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The 6 Best Vinyl Shops in Washington D.C.

Plus, what to buy, where to eat and stay, and what to do in the nation’s capital.

The exterior of Smash Records next to other colorful buildings in the Adams Morgan neighborhood of Washington, D.C.

D.C.’s punk spirit lives on at Smash Records in the colorful Adams Morgan neighborhood.

Courtesy of washington.org

While visitors often flock to Washington, D.C.'s iconic museums and monuments, truly understanding the city is to experience its deep influence on another aspect of American culture: music. Spanning genres such as jazz, punk, and go-go—D.C.’s distinctive blend of funk, rhythm, and blues—the capital’s contribution to the nation’s musical heritage is evident in the vibrant live music scene and thrives within its vinyl culture.

To get to know the capital beyond the marble and memorials, we compiled a list of the six best vinyl shops in D.C. and suggestions of where to eat and stay nearby. For first-time and frequent visitors alike, exploring the city through its vinyl record shops offers a unique perspective on the city’s musical influence.

HR (Home Rule) Records

HR Records, in Brightwood Park, is the go-to spot for aficionados of jazz, soul, funk, and go-go vinyl. Owner Charvis Campbell, a passionate advocate for music preservation, is also the visionary behind the Home Rule Music Festival, an annual live music event and record fair that celebrates D.C.’s music culture each June.

No matter what time of year you’re exploring the capital, don’t go home without a souvenir representing D.C.-born legend, Duke Ellington. A recommended find is Ellington’s A Drum is a Woman. If crate-digging worked up an appetite, head across the street to Mita Cafe, featuring an eclectic menu of sushi and Ethiopian cuisine.

Smash Records

A longtime Adams Morgan staple, Smash Records is the place for punk, alternative, and indie vinyl and CDs. Vintage band patches, t-shirts, accessories, and skateboards round out the offerings.

Scour the shelves for the seminal Fugazi (EP) by Fugazi, which represents D.C.’s hardcore scene and is an essential part of any punk collection. Continue exploring the vibe of the capital nearby at Shanklin Hall, a moody social club–meets–food incubator dedicated to representing the richness of Black culinary traditions.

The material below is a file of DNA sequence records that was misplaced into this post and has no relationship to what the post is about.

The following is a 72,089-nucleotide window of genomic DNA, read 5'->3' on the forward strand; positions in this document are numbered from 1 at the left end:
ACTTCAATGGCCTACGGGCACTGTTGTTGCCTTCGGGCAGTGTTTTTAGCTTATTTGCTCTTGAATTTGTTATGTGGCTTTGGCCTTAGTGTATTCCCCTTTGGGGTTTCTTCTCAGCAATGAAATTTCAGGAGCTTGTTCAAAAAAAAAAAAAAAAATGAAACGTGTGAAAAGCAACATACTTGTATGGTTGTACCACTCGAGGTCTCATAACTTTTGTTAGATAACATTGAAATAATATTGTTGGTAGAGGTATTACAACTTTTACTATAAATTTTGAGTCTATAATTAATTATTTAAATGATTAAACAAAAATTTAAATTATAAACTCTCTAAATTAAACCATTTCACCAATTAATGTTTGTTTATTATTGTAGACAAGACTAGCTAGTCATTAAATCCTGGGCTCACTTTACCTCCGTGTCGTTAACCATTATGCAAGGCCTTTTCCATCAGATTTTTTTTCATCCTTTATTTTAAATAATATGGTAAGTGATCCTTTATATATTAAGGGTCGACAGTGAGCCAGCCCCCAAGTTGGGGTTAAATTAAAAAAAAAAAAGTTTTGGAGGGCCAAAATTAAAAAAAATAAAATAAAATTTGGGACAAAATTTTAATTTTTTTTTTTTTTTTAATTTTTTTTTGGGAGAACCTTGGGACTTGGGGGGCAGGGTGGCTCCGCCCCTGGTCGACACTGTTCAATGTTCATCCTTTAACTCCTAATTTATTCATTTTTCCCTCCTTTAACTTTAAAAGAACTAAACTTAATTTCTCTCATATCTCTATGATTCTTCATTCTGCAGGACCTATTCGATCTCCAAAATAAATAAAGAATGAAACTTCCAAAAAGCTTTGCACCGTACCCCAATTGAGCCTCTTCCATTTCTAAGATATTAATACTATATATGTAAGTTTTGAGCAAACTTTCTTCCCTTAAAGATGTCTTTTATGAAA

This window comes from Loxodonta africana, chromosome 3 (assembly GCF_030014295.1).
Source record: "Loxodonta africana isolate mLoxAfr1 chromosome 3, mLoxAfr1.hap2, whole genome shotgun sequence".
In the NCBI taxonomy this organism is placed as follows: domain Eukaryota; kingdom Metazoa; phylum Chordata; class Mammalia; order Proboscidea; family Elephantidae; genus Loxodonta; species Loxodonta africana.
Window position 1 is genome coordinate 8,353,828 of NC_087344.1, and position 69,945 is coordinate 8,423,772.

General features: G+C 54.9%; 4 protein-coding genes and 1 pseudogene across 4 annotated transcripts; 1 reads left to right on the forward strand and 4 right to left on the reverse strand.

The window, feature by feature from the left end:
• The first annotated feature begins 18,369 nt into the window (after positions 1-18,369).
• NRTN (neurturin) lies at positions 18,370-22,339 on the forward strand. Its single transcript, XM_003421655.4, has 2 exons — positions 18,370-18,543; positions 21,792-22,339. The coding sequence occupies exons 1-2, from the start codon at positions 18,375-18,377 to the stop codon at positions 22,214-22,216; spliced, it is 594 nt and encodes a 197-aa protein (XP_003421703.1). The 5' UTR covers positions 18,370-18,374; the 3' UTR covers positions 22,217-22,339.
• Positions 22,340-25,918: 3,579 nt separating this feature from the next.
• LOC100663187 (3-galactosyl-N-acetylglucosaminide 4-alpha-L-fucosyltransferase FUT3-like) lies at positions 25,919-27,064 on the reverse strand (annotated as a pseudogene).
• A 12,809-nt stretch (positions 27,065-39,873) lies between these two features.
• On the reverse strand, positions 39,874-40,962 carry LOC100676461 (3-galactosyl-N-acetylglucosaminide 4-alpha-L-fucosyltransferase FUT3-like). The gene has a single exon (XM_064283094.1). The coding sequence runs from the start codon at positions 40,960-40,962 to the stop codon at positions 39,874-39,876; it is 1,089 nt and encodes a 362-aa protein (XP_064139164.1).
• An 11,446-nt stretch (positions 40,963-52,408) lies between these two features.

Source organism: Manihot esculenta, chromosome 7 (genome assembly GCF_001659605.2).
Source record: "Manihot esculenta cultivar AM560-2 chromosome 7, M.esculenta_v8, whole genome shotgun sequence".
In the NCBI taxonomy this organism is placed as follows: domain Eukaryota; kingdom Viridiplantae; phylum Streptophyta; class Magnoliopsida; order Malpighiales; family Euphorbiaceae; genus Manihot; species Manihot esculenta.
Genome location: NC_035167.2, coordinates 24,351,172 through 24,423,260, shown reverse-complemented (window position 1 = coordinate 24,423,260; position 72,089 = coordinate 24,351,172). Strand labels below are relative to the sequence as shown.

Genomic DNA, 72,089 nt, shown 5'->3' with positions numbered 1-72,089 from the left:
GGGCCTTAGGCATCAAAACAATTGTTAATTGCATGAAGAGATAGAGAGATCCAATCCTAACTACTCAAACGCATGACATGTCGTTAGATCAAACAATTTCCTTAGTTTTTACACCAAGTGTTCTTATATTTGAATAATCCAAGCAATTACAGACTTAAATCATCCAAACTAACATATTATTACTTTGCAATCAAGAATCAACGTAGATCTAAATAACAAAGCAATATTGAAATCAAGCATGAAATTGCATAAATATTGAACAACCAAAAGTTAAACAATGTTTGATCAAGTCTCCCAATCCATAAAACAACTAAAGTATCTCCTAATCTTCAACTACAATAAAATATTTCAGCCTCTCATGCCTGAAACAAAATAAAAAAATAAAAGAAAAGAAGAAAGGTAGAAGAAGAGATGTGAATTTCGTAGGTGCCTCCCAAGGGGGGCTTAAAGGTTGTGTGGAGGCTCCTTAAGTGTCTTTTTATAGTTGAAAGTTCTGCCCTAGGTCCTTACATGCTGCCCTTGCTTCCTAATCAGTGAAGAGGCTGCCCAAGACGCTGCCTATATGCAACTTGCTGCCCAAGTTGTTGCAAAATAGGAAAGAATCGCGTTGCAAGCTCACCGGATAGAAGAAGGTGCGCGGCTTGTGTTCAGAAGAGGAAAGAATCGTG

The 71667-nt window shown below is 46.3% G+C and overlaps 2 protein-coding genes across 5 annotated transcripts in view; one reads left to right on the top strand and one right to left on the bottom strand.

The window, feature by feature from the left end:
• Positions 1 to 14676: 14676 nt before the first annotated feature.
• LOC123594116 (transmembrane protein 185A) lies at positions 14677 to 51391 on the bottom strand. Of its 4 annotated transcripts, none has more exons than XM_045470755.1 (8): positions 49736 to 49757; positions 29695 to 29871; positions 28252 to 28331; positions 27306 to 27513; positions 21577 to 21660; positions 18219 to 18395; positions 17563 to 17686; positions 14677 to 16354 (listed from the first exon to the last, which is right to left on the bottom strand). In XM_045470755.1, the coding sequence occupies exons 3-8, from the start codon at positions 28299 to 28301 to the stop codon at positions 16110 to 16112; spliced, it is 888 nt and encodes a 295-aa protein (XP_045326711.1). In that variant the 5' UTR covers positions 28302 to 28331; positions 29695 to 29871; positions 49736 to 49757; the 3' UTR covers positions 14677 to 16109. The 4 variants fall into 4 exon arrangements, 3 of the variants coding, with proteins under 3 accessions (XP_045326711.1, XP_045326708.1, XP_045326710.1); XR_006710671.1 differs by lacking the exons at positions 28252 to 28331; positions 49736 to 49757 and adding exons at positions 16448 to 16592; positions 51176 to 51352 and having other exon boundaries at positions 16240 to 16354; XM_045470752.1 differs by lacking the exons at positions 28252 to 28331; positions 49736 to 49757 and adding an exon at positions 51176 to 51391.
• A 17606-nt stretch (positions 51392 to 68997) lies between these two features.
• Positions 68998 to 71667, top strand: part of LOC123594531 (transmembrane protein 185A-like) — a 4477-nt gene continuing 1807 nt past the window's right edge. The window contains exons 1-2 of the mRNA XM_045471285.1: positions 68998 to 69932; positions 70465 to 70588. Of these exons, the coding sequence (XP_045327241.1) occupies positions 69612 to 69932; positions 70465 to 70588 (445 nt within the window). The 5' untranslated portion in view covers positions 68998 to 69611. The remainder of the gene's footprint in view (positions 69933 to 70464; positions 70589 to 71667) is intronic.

A colorful mural of musicians on U Street in Washington, D.C.

On U Street, a mural honors D.C.'s rich musical tradition.

Courtesy of washington.org

Joint Custody

Joint Custody, a self-described “freak emporium,” is nestled in the heart of U Street’s live music scene. Fans of reggae, punk/hardcore, hip-hop, and metal are sure to find something in this cozy basement shop which also features vintage boomboxes, turntables, Harley paraphernalia, posters, and vintage concert tees.

One standout record to seek: Scream’s No More Censorship, featuring D.C. native Dave Grohl prior to his Nirvana fame. After the eclectic experience of Joint Custody, head over to the original Busboys and Poets location a couple of blocks away for a vast vegan-friendly menu, progressive bookstore, and open-mic nights.

Som Records

Frequently named the best record store in D.C., Som Records is housed in an easy-to-miss basement location under a barber’s shop (look for the barber’s pole) and prides itself on carrying everything from samba and salsa to dollar bin finds and rare collectibles. A turntable with headphones means you can try before you buy.

Keep an eye out for D.C. legend Chuck Brown’s Go-Go Swing Live. Then continue your musical journey nearby at another neighborhood icon, Black Cat, the beloved music venue featuring local, national, and alternative music for more than 30 years.

Byrdland Records

Located in the Union Market District, Byrdland Records is the sister store to Songbyrd Music House and specializes in local D.C. artists, turntables, and gear. Don’t miss their Saturday Spins—vinyl DJs play each Saturday to enhance your shopping experience.

For a recent take on the capital’s legendary punk scene, take home a copy of Bad Moves’ Untenable, or even better, sign up for Byrdland’s record club for a curated record of the month from several categories, including local D.C. music. It’s easy to fill an afternoon exploring the shops and eateries of Union Market, but you can level up your cultural immersion by catching a film. The arthouse cinema, Angelika, has a pop-up Union Market location serving beer, wine, and ice cream in a repurposed industrial warehouse.

Decibel Music

D.C.’s newest record store, Decibel Music, brings a huge section of R&B, jazz, soul, gospel, comedy, and hip-hop to the Shaw neighborhood. Featuring an inviting aesthetic, in-store performances, and listening stations, this Black-owned business has quickly cultivated a passionate and loyal clientele.

Browse the racks for another D.C. classic, Billy Stewart’s Summertime, before catching a show at The Howard Theatre, a historic cultural institution and cornerstone of African American entertainment since opening in 1910.

Hotel recommendations for music fans

For vinyl enthusiasts looking to extend their immersive musical journey to their accommodation, Eaton DC fits the bill nicely. Amenities cater to music lovers: expect in-room turntables, R&B yoga, a rooftop music venue, sound healing experiences, and more.

Other music-centric D.C. hotels include Yours Truly DC, featuring a music library and in-room record player on request, and The Line DC inside of a former neoclassical church which is also home to the Half Moon Radio broadcast.

To learn more about how to experience music in DC, visit washington.org

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